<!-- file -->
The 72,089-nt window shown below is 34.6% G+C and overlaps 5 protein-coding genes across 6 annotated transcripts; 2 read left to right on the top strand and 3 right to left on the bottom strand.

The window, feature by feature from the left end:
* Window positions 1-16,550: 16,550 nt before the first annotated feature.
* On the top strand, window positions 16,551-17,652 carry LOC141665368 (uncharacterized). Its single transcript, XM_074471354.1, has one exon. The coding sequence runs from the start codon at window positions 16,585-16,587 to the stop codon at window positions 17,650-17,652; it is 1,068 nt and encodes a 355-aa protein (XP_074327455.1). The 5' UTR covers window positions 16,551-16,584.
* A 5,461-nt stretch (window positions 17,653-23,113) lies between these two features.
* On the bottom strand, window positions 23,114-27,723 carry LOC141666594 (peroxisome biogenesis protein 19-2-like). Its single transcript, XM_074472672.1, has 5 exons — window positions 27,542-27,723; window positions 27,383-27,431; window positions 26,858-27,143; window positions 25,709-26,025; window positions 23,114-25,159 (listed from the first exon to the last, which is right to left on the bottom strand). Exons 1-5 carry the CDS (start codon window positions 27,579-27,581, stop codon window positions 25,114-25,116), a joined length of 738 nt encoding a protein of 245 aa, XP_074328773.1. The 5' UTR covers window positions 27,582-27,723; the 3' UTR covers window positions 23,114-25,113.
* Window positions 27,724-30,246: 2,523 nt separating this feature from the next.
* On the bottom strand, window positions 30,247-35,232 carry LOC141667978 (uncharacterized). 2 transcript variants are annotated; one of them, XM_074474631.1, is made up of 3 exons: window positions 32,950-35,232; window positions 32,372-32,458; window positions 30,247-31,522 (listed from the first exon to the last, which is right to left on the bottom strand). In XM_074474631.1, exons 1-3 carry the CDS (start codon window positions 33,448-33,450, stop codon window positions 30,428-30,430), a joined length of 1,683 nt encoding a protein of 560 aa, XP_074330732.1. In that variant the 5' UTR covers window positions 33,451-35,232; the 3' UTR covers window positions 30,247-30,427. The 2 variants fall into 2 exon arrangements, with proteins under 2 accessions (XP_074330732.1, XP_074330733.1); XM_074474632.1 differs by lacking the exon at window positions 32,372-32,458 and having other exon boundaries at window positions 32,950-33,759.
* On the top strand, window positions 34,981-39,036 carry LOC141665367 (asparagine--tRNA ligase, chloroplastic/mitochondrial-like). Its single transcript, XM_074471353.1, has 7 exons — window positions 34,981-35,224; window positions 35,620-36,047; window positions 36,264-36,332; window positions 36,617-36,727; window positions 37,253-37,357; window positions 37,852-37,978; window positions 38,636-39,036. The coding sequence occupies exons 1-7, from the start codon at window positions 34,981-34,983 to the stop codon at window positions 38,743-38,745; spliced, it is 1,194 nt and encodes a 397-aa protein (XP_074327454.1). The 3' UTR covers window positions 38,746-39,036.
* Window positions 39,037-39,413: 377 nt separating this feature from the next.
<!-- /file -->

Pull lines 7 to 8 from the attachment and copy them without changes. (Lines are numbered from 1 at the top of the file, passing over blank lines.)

* Window positions 27,724-30,246: 2,523 nt separating this feature from the next.
* On the bottom strand, window positions 30,247-35,232 carry LOC141667978 (uncharacterized). 2 transcript variants are annotated; one of them, XM_074474631.1, is made up of 3 exons: window positions 32,950-35,232; window positions 32,372-32,458; window positions 30,247-31,522 (listed from the first exon to the last, which is right to left on the bottom strand). In XM_074474631.1, exons 1-3 carry the CDS (start codon window positions 33,448-33,450, stop codon window positions 30,428-30,430), a joined length of 1,683 nt encoding a protein of 560 aa, XP_074330732.1. In that variant the 5' UTR covers window positions 33,451-35,232; the 3' UTR covers window positions 30,247-30,427. The 2 variants fall into 2 exon arrangements, with proteins under 2 accessions (XP_074330732.1, XP_074330733.1); XM_074474632.1 differs by lacking the exon at window positions 32,372-32,458 and having other exon boundaries at window positions 32,950-33,759.